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**Concept of Ab-Initio Device Simulation**

Using Landauer formula for Ip(V) Lippmann-Schwinger equation, Tlr(E) = lV + VGV r Rigid-band approximation T(E,V) = T(E + V) with = 0.5 Zhang, Fonseca, Demkov, Phys Stat Sol (b), 233, 70 (2002)

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**Tlr from Local-Orbital Hamiltonian**

device (Hd) right elec. (Hr) Tl Tdl Tdr Tr left elec. (Hl) ... Tlr(E) can be constructed from matrix elements of DFT tight-binding Hamiltonian H. Pseudo atomic orbitals: (r > rc)=0. We use matrix-element output from SIESTA. Zhang, Fonseca, Demkov, Phys Stat Sol (b), 233, 70 (2002)

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**The Molecular Transport Problem**

I Expt. Strong discrepancy expt.-theory! Suspected Problems: Contact formation molecule/lead not understood Influence of contact structure on electronic properties Theor.

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**What is “Process Modeling” for Molecular Devices?**

Contact formation: need to follow influence of temperature etc. on evolution of contact. Molecular level: atom by atom Molecular Dynamics Problem: MD may never get to relevant time scales s ms ns Year 1990 2000 2010 Moore’s law Accessible simulated time* * 1-week simulation of 1000-atom metal system, EAM potential

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**Accelerated Molecular Dynamics Methods**

Possible solution: accelerated dynamics methods. Principle: run for trun. Simulated time: tsim = n trun, n >> 1 Possible methods: Hyperdynamics (1997) Parallel Replica Dynamics (1998) Temperature Accelerated Dynamics (2000) Voter et al., Annu. Rev. Mater. Res. 32, 321 (2002).

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**Temperature Accelerated Dynamics (TAD)**

Concept: Raise temperature of system to make events occur more frequently. Run several (many) times. Pick randomly event that should have occurred first at the lower temperature. Basic assumption (among others): Harmonic transition state theory (Arrhenius behavior) w/ E from Nudged Elastic Band Method (see above). Voter et al., Annu. Rev. Mater. Res. 32, 321 (2002).

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**Carbon Nanotube on Pt From work function, Pt possible lead candidate.**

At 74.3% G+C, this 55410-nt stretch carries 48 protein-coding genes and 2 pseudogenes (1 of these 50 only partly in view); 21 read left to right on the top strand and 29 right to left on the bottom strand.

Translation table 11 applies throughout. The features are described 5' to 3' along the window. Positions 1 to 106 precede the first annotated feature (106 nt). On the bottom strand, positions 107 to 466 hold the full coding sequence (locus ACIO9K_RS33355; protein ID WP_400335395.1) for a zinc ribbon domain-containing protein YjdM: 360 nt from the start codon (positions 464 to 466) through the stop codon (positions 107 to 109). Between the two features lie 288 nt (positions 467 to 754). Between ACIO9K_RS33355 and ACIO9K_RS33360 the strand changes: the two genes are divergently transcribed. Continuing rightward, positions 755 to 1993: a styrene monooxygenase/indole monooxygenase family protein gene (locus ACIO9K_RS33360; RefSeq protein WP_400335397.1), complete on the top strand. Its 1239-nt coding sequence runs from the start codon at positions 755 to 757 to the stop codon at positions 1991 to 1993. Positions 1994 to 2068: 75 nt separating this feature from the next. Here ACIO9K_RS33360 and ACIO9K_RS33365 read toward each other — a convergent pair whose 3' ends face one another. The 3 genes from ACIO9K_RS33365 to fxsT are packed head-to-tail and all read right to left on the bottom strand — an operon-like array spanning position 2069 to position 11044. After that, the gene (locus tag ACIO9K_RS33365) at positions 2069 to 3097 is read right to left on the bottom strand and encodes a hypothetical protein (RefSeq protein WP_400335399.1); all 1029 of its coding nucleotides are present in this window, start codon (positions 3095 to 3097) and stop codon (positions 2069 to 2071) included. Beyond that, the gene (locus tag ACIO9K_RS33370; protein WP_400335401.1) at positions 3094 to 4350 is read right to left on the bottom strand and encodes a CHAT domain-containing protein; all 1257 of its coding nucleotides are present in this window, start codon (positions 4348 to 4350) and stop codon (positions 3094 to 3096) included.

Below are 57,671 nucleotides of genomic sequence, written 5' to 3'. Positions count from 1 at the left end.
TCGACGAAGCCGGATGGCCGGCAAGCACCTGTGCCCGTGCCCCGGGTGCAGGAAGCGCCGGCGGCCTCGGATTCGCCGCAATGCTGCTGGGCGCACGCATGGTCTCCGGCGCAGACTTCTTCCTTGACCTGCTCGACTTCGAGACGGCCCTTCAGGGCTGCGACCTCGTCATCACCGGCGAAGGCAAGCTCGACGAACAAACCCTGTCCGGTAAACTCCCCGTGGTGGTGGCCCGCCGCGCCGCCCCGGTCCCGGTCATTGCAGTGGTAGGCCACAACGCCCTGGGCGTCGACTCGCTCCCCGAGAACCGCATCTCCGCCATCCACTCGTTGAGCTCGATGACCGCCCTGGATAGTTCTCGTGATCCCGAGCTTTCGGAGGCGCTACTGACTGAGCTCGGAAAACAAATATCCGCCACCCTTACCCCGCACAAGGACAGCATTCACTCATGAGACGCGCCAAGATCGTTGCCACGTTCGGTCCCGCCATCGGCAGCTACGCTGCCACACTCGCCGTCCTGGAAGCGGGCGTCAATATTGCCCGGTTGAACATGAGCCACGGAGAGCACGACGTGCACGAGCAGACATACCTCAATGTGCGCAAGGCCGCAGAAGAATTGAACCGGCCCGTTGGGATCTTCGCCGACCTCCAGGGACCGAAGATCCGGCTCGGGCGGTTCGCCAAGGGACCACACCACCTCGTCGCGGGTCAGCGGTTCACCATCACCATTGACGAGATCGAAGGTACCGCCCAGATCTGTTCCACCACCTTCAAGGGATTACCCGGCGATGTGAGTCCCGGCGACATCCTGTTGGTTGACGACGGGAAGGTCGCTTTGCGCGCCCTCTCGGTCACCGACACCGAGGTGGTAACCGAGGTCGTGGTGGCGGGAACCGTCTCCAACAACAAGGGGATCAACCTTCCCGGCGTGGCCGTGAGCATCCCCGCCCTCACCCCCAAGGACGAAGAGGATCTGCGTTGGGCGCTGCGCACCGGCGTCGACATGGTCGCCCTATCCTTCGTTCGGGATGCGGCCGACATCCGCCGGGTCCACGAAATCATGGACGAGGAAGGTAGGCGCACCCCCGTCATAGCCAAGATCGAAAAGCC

Structure relaxed with VASP. Very small relaxations of Pt suggest little wetting between CNT and Pt ( bad contact!?).

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**Movie: Carbon Nanotube on Pt Temperature-Accelerated MD at 300 K**

tsim = 200 s Nordlund empirical potential Not much interaction observed study different system.

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Carbon Nanotube on Ti Large relaxations of Ti suggest strong reaction (wetting) between CNT and Ti. Run ab-initio TAD for CNT on Ti (no empirical potential available). Very strong reconstruction of contacts observed.

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**TAD MD for CNT/Ti 600 K, 0.8 ps tsim (300 K) = 0.25 s**

CNT bonds break on top of Ti, very different contact structure. New structure 10 eV lower in energy.

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**Contact Dependence of I-V Curve for CNT on Ti**

Difference 15-20%

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**Relaxed CNT on Ti “Inline Structure”**

In real devices, CNT embedded into contact. Maybe major conduction through ends of CNT?

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**Contact Dependence of I-V Curve for CNT on Ti**

Inline structure has 10x conductivity of on-top structure

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**Conclusions Currently major challenge for molecular devices: contacts**

Contact formation: “Process” modeling on MD basis. Accelerated MD Empirical potentials instead of ab initio when possible Major pathways of current flow through ends of CNT